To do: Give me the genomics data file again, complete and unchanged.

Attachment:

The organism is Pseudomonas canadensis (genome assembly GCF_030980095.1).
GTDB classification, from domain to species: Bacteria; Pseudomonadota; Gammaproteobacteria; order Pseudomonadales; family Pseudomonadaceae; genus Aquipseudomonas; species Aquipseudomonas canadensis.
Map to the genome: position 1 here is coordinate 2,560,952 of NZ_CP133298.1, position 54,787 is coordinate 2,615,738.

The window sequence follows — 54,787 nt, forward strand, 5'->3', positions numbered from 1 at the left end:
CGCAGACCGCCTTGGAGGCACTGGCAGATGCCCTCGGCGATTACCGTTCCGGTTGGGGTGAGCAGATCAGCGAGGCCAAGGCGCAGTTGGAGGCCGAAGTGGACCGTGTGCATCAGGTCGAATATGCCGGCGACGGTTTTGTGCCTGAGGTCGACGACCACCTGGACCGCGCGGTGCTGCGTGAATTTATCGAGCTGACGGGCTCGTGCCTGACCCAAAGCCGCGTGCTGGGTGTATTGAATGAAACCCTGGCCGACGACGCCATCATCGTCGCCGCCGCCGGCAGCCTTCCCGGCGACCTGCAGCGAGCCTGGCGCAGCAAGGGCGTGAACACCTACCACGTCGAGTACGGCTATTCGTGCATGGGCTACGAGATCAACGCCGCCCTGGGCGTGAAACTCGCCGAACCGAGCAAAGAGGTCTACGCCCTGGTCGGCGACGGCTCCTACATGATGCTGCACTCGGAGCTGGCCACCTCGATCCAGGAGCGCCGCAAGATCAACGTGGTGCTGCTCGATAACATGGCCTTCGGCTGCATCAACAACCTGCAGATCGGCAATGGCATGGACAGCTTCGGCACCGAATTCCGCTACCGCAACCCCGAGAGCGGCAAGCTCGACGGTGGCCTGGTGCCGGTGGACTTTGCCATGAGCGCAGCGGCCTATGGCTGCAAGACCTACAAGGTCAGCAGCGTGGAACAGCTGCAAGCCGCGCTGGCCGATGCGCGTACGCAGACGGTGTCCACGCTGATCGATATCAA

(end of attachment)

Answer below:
The organism is Pseudomonas canadensis (genome assembly GCF_030980095.1).
GTDB classification, from domain to species: Bacteria; Pseudomonadota; Gammaproteobacteria; order Pseudomonadales; family Pseudomonadaceae; genus Aquipseudomonas; species Aquipseudomonas canadensis.
Map to the genome: position 1 here is coordinate 2,560,952 of NZ_CP133298.1, position 54,787 is coordinate 2,615,738.

The window sequence follows — 54,787 nt, forward strand, 5'->3', positions numbered from 1 at the left end:
CGCAGACCGCCTTGGAGGCACTGGCAGATGCCCTCGGCGATTACCGTTCCGGTTGGGGTGAGCAGATCAGCGAGGCCAAGGCGCAGTTGGAGGCCGAAGTGGACCGTGTGCATCAGGTCGAATATGCCGGCGACGGTTTTGTGCCTGAGGTCGACGACCACCTGGACCGCGCGGTGCTGCGTGAATTTATCGAGCTGACGGGCTCGTGCCTGACCCAAAGCCGCGTGCTGGGTGTATTGAATGAAACCCTGGCCGACGACGCCATCATCGTCGCCGCCGCCGGCAGCCTTCCCGGCGACCTGCAGCGAGCCTGGCGCAGCAAGGGCGTGAACACCTACCACGTCGAGTACGGCTATTCGTGCATGGGCTACGAGATCAACGCCGCCCTGGGCGTGAAACTCGCCGAACCGAGCAAAGAGGTCTACGCCCTGGTCGGCGACGGCTCCTACATGATGCTGCACTCGGAGCTGGCCACCTCGATCCAGGAGCGCCGCAAGATCAACGTGGTGCTGCTCGATAACATGGCCTTCGGCTGCATCAACAACCTGCAGATCGGCAATGGCATGGACAGCTTCGGCACCGAATTCCGCTACCGCAACCCCGAGAGCGGCAAGCTCGACGGTGGCCTGGTGCCGGTGGACTTTGCCATGAGCGCAGCGGCCTATGGCTGCAAGACCTACAAGGTCAGCAGCGTGGAACAGCTGCAAGCCGCGCTGGCCGATGCGCGTACGCAGACGGTGTCCACGCTGATCGATATCAA